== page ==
As in J.L. Austin’s phrase, “how to do things with words”, we actually do things when we speak. When we use language, we don’t just say things, describe things or communicate, but we also act, very much in the same way as when we pick up a stone or push someone around. When we use language in education we educate people and make better persons. When we apologize we heal people. When we command we make people do certain things. Etc. Now, my argument is that hate speech is a kind of speech act understood in this way, and more specifically it is a form of command. Those who engage in hate speech typically use speech that takes the form of a command, explicitly or implicitly. They want to coerce other people to act in certain ways, and they do this in two ways (usually combined in one single speech act):
- They want to coerce their (potential) followers to act in certain ways towards hated groups. For example, people proclaiming that homosexuals are sinners are not just describing a reality (or what they believe to be reality) or communicating information about homosexuals (or what they believe to be information). On top of that, they also want other people to avoid homosexuals, to ostracize them, to discriminate them, or even to kill them. To the extent that they succeed, they engage in speech acts, and not merely speech.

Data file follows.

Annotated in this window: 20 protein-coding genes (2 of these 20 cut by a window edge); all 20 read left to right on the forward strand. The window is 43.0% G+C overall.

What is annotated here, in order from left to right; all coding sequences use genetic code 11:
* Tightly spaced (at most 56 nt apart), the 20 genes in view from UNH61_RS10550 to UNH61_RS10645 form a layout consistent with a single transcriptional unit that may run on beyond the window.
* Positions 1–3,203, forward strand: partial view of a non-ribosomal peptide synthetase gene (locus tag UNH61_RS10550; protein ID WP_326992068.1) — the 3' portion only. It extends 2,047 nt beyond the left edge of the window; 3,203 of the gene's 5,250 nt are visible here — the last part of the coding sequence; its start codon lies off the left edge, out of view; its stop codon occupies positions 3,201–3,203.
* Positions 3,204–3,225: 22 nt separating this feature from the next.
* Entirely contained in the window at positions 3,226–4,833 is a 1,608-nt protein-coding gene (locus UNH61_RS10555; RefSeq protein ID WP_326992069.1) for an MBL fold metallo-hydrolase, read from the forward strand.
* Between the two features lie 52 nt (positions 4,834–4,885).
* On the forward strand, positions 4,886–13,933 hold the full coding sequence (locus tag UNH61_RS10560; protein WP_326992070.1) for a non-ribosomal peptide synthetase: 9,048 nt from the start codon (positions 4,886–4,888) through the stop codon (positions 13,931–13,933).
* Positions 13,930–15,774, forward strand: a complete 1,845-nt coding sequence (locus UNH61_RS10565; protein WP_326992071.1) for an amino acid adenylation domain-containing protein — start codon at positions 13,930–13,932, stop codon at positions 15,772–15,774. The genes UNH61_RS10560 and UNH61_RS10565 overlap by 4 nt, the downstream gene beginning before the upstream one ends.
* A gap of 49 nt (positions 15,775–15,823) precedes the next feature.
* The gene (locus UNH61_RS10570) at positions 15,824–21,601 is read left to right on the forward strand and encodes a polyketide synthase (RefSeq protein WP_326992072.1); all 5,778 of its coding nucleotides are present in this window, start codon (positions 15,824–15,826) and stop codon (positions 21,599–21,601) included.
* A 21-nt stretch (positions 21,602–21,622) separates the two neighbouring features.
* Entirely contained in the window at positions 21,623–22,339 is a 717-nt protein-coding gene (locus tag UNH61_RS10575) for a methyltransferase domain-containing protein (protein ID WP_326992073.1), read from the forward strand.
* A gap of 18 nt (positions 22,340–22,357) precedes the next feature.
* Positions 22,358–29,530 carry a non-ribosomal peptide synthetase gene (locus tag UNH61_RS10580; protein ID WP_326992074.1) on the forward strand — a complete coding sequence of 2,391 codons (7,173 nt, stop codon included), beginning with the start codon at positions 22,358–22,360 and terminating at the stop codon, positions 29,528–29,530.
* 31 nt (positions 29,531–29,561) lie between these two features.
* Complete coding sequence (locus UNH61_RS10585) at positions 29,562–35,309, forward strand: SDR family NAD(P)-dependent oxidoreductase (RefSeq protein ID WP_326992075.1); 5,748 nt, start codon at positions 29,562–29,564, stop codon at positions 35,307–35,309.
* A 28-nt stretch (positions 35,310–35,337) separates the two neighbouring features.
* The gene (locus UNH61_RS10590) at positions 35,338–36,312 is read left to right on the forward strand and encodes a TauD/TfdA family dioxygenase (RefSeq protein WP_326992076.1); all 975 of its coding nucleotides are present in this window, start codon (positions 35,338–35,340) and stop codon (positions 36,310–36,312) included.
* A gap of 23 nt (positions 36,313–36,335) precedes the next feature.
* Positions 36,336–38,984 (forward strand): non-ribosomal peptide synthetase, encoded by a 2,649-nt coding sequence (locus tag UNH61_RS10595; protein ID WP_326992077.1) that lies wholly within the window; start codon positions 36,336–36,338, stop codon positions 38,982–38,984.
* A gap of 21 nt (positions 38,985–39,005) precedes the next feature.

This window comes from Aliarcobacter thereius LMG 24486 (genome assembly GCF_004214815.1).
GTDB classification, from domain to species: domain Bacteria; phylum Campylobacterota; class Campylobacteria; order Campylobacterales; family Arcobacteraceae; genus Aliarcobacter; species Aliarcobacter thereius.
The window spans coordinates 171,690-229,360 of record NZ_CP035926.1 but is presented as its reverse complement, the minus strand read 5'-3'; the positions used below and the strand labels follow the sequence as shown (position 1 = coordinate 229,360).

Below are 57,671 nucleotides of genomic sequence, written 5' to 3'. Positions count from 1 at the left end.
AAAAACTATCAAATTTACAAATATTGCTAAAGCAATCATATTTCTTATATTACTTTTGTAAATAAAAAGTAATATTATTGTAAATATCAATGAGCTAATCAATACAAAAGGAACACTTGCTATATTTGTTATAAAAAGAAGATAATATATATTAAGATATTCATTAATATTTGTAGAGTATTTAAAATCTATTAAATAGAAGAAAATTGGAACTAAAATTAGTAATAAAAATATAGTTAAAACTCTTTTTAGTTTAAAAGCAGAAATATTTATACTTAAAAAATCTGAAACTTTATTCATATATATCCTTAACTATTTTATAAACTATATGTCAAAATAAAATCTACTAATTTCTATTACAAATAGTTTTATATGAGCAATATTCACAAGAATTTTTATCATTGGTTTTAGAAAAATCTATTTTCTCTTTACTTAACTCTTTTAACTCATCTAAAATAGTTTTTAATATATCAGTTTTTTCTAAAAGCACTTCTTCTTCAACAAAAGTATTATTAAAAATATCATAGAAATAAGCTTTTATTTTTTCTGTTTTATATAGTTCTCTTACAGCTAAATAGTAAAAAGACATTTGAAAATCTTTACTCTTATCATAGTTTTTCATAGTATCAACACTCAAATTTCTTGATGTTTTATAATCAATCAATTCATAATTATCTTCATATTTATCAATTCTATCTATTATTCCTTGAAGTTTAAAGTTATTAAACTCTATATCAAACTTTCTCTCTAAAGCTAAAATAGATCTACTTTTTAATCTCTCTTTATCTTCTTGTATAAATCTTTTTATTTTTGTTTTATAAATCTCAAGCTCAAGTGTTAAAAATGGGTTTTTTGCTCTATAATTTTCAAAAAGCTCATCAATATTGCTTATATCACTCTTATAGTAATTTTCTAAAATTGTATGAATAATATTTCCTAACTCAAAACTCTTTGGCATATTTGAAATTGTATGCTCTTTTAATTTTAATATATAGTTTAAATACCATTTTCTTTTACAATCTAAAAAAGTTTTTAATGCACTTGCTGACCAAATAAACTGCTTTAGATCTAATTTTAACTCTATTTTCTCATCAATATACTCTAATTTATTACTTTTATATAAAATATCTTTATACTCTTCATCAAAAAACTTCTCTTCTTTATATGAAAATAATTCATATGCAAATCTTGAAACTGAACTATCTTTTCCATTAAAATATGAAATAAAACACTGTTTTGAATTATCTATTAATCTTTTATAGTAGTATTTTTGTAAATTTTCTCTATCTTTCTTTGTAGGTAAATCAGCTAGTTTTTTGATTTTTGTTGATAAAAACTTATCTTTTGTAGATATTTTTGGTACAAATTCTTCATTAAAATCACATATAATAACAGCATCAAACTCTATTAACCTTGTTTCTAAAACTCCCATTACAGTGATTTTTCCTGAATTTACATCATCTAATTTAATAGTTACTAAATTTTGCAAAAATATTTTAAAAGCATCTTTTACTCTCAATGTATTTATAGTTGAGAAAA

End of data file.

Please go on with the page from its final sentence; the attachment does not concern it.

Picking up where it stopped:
- They also want the hated groups to act in a certain way. In most cases, they want them to go away, know their place, keep silent, change their habits etc. The burning of a cross in the front yard of the only African-American family in the neighborhood is a clear sign that these people aren’t welcome. Again, when these speech acts succeed in driving people away they are more than just speech.
A speech act is an act or an action in the dictionary sense of the accomplishment of an objective, the causation of change by the exertion of power etc. Given that it’s not “pure speech” it’s not obvious that it should be a priori and absolutely protected by freedom of speech. (Just like abuse in private is not merely a private act and shouldn’t a priori be protected by the right to privacy). It’s a form of speech that, like other actions, has real consequences for real people. These people may have rights that protect them against these consequences, such as the freedom to choose a residence, the right not to be discriminated against, the right to life etc. When speech acts violate these rights, there’s some balancing to do and it’s not the case that some people’s right to free speech always takes precedence.